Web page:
I am going on a week-long backpacking trip with some friends. We are going to be in "bear country" but it is populated by black bears and very few, if any, brown bears. I have a Bear Vault and informed my friends that they also need a bear bag or a bear-resistant container. They do not want to spend $70-120 on Bear Vault or Ursack and they asked me why they were so expensive. I told them it was because they had to be bear-resistant material and not allow scent to travel outside of the bag. They brought up a good point that, if we are suspending the bag from a tree or bear pole, why does it have to be bear-resistant or scent locked if they bear cannot get to it?
So my question is: Can they buy 50' of paracord and a cheap waterproof dry bag and hang it from a tree out of reach? Or does it have to be sent free or made from a tough, bear-resistant material?
I do not see any issue with it, however, I want to make sure that I am not missing or overlooking something.
@HoughtonLikeTheLake You wrote "I feel as though your opinion on REI as people that are pushing products that they sell, is not true for everyone."
I once went to an REI for a bike part or repair and they were not able to help me, so they referred me to the nearby Trek store. That is why I trust REI.
In terms of our current discussion, REI also sells various bags and stuff sacks, carabiners, and rope and cord that could be used for a bear bag hang, in addition to Bear Vaults. I have never sensed that anyone here is pushing products available only at REI, so you are right on and I agree with you.
I've posted this a couple of time, but might be ok here, happy viewing! (and please subscribe!)
Great video, thanks for sharing!
btw, canisters are ‘necessary’ because SEKI NP says they are, if you want a permit
I think you will find the following discussion of managing bear-human interactions, and the need to keep bears away from human foods helpful: https://www.nps.gov/subjects/bears/storingfood.htm
In many naturally managed areas with significant visitation, keeping the wild populations away from human food sources can be a tricky problem. I am personally acquainted with the island fox (a smaller version of its mainland ancestor) and the campgrounds at Channel islands National Park Here the NPS has installed fox proof metal storage lockers at each campground site to keep the foxes on their natural feed.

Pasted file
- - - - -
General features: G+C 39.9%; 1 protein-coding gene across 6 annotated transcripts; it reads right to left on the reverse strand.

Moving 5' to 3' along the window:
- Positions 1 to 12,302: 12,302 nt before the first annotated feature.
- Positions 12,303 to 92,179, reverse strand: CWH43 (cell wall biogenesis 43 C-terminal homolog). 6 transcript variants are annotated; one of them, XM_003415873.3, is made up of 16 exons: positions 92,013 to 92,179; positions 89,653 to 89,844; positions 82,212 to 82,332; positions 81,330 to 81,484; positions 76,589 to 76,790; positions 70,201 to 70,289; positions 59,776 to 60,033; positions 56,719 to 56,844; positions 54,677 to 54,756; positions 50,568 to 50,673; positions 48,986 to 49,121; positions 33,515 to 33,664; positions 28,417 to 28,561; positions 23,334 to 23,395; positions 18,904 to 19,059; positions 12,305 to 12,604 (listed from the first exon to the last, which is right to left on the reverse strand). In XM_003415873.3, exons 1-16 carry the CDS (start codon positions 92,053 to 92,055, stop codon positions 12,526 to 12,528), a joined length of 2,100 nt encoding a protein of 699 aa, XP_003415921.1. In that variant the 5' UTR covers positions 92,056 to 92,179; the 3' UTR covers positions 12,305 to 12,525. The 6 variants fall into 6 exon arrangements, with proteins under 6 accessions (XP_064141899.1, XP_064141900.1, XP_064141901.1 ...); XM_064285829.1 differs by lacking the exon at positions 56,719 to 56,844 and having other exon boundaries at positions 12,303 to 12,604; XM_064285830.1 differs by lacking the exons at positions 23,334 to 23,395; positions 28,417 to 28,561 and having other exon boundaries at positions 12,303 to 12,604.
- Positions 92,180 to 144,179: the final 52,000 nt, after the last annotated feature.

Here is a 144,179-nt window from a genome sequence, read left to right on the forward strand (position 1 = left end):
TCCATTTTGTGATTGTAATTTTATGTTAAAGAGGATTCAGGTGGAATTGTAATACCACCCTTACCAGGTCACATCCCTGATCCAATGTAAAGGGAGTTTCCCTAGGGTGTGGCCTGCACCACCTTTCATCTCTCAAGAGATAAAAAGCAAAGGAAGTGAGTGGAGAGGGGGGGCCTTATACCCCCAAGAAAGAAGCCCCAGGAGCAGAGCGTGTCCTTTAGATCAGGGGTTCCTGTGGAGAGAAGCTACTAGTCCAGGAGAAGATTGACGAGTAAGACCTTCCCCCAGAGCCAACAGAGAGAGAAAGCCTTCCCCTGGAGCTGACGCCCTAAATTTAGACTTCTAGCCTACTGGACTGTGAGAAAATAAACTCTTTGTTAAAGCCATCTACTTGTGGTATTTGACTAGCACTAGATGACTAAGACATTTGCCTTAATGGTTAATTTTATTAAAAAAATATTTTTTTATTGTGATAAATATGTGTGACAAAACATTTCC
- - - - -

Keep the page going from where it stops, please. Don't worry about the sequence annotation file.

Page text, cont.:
That isn't the only natural population which poses potential interactions with humans with potential negative consequences. There is a substantial shark population in park waters, due to extensive pinniped populations. It is a good idea to avoid feeding them, as well.....
To the best of my knowledge, bear resistant containers do allow scents outside the container. I always store mine at least 150 yards downwind. Any scented materials should be put into the container, e.g. toothpaste, snacks, etc... Using a bear canister keeps the bears safe in that they are less likely to associate food and humans. If you don't want to purchase bear resistant container, rent one.
The concern with bear-bagging is that it's very difficult to do correctly, in that a) the trees may not cooperate and provide a good hanging location and b) bears are getting smarter about bear hangs all the time.
This article from Andrew Skurka changed my mind and made me an advocate of bear canisters. I'm kinda surprised it hasn't been linked yet 😃 https://andrewskurka.com/argument-against-hanging-bear-bag/